Classic Bartter syndrome is caused by defects in the sodium–potassium-chloride cotransporter, the apical potassium channel, or the basolateral chloride channel in the ascending loop of Henle. Patients with this syndrome present in childhood with polydipsia, polyuria, dehydration, and growth retardation and have occasional hypomagnesemia and decreased urine concentrating ability.8
In contrast, Gitelman syndrome is caused by mutations in the sodium-chloride cotransporter in the distal nephron. Patients with Gitelman syndrome present later in life with mild symptoms, such as fatigue, muscle weakness, and tetany. Hypocalciuria and hypomagnesemia are also commonly found in these patients.8 Magnesium is a cofactor for alkaline phosphatase; hypomagnesia may reduce the activity of alkaline phosphatase, thereby resulting in extracellular pyrophosphate crystal deposition manifesting as sclerochoroidal calcification.9
SUGGESTED WORKUP FOR SCLEROCHOROIDAL CALCIFICATION
• Blood and urine testing for calcium, phosphorous, potassium, and magnesium
• Serum testing for parathyroid hormone and calcitonin
• Obtain history of diuretic use
• Consider referral to internal medicine
The differential diagnosis of sclerochoroidal calcification includes choroidal osteoma, metastasis, amelanotic nevus or choroidal melanoma, lymphoma, and granuloma. One differentiating feature is that lesions associated with these conditions arise mainly from the choroid, whereas lesions due to sclerochoroidal calcification involve primarily the sclera.4 Sclerochoroidal calcification and choroidal osteoma both characteristically cause posterior shadowing on ultrasonography, clearly differentiating them from alternative diagnoses. In contrast to sclerochoroidal calcification, choroidal osteoma is typically unilateral, solitary, and located in the juxtapapillary region; it may enlarge and decalcify over time, and it is more often associated with choroidal neovascularization.10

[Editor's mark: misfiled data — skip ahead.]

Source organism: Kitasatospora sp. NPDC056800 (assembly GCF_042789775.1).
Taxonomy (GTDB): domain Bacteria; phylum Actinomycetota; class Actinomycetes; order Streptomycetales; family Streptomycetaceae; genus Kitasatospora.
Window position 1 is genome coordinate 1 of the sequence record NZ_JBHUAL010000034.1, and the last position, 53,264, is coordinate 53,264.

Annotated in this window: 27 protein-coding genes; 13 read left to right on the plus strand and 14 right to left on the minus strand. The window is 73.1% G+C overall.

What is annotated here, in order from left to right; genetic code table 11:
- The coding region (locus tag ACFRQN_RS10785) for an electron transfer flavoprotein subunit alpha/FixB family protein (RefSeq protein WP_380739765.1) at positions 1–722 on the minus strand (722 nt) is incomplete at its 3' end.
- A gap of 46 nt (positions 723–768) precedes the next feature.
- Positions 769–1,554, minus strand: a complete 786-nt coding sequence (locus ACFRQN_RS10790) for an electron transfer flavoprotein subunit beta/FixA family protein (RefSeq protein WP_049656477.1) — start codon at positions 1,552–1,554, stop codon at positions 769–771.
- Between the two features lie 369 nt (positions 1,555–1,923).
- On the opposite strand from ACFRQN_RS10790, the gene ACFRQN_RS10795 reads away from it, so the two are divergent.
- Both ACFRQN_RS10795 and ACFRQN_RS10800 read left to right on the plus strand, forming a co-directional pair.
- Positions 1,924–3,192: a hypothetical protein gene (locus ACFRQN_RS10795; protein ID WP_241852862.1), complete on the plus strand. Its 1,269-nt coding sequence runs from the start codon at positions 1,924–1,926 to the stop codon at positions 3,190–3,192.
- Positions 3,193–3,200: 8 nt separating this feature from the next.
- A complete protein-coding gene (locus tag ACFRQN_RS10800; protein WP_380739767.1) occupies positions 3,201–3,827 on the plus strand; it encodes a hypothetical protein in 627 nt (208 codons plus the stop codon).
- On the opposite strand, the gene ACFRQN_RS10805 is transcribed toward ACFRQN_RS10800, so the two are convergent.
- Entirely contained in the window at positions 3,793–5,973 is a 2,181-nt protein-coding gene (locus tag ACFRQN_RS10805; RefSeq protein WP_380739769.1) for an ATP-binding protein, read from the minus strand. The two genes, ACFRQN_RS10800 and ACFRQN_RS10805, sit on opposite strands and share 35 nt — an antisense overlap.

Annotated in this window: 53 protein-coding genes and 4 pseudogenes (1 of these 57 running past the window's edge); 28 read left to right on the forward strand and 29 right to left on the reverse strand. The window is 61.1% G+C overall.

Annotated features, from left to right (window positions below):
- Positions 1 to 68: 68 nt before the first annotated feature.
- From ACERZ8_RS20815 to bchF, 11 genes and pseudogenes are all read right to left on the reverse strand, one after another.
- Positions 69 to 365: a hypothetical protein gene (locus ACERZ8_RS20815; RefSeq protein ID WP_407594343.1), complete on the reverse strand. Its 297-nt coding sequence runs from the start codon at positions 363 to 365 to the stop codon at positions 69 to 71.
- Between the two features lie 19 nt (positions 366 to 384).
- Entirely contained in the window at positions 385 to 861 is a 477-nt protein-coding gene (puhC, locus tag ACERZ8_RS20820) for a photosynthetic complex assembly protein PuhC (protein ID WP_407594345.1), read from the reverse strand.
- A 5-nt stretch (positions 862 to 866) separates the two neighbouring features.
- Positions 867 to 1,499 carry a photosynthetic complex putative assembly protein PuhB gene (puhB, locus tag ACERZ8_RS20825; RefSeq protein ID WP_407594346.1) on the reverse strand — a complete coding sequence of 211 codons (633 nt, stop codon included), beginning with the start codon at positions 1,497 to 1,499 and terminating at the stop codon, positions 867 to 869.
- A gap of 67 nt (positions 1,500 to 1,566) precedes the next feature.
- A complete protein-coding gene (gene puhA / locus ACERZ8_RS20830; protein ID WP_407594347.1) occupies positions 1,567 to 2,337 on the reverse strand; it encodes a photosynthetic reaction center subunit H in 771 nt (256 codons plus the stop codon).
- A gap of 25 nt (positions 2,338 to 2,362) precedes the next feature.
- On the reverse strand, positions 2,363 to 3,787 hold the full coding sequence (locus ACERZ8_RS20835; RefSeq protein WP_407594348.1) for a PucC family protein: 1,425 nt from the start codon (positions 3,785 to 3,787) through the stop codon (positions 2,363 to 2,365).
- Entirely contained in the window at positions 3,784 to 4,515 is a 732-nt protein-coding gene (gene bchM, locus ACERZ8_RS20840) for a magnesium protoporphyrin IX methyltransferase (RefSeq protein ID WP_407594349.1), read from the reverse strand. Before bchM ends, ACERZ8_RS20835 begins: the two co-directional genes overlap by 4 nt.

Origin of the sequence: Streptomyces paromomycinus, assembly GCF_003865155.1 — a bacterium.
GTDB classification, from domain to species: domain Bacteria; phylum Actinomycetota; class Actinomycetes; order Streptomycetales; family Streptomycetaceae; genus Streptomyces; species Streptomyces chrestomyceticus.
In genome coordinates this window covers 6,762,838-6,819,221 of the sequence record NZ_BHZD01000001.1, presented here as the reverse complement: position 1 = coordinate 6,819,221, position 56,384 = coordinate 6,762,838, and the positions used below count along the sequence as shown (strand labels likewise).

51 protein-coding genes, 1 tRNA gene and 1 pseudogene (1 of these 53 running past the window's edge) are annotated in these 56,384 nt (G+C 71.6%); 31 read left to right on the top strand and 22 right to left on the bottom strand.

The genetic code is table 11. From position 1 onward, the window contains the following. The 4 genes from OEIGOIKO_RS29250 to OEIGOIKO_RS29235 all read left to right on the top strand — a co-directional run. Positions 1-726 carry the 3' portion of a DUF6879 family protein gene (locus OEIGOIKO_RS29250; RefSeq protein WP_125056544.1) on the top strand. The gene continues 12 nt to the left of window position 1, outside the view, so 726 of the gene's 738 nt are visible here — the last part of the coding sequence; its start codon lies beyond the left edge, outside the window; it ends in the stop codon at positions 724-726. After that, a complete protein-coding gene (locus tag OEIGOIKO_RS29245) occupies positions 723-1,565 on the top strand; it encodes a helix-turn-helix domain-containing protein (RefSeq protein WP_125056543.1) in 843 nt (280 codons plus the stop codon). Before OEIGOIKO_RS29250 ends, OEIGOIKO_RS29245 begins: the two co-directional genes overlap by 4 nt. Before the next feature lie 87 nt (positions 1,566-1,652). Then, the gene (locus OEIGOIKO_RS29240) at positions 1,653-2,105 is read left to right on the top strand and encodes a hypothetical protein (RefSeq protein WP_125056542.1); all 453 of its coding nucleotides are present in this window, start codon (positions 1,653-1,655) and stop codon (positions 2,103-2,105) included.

Managing Sclerochoroidal calcification
Because sclerochoroidal calcification can be associated with systemic findings, many of which are treatable, it is recommended that patients with this condition obtain blood and urine testing for calcium, phosphorus, potassium, and magnesium, as well as serum testing for parathyroid hormone and calcitonin.1-3,7 A history of diuretic use, especially loop diuretics that could produce metabolic derangements, should also be obtained. See Suggested Workup for Sclerochoroidal Calcification for a summary of how to manage an encounter with a patient presenting with this condition.
1. Honavar SG, Shields CL, Demirci H, Shields JA. Sclerochoroidal calcification: clinical manifestations and systemic associations. Arch Ophthalmol. 2001;119(6):833-840.
2. Schachat AP, Robertson DM, Mieler WF, et al. Sclerochoroidal calcification. Arch Ophthalmol. 1992;110(2):196-199.
3. Shields CL, Hasanreisoglu M, Saktanasate J, Shields PW, Seibel I, Shields JA. Sclerochoroidal calcification: clinical features, outcomes, and relationship with hypercalcemia and parathyroid adenoma in 179 eyes. Retina. 2015;35(3):547-554.
4. Fung AT, Arias JD, Shields CL, Shields JA. Sclerochoroidal calcification is primarily a scleral condition based on enhanced depth imaging optical coherence tomography. JAMA Ophthalmol. 2013;131(7):960-963.
5. Cohen SY, Guyot-Sionnest M, Puech M. Choroidal neovascularization as a late complication of hyperparathyroidism. Am J Ophthalmol. 1998;126(2):320-322.
6. Leys A, Stalmans P, Blanckaert J. Sclerochoroidal calcification with choroidal neovascularization. Arch Ophthalmol. 2000;118(6):854-857.
7. Sun H, Demirci H, Shields CL, Shields JA. Sclerochoroidal calcification in a patient with classic Bartter’s syndrome. Am J Ophthalmol. 2005;139(2):365-366.
8. Rodriguez-Soriano J. Bartter and related syndromes: the puzzle is almost solved. Pediatr Nephrol. 1998;12(4):315-327.
9. Gupta R, Hu V, Reynolds T, Harrison R. Sclerochoroidal calcification associated with Gitelman syndrome and calcium pyrophosphate dihydrate deposition. J Clin Pathol. 2005;58(12):1334-1335.
10. Shields CL, Sun H, Demirci H, Shields JA. Factors predictive of tumor growth, tumor decalcification, choroidal neovascularization, and visual outcome in 74 eyes with choroidal osteoma. Arch Ophthalmol. 2005;123(12):1658-1666.
Dean Eliott, MD
• Director, Retina Service, Massachusetts Eye and Ear, Boston
• Stelios Evangelos Gragoudas Professor, Harvard Medical School, Boston
• Editorial Advisory Board Member, Retina Today
• Financial disclosure: None
Wendy Liu, MD, PhD
• Resident Physician, Massachusetts Eye and Ear, Harvard Medical School, Boston
• Financial disclosure: None
Patrick Oellers, MD
• Partner, Retina-Vitreous Surgeons of Central NY, PC, Syracuse, New York
• Assistant Professor of Ophthalmology, State University of New York, Upstate Medical Center, Syracuse, New York
• Financial disclosure: None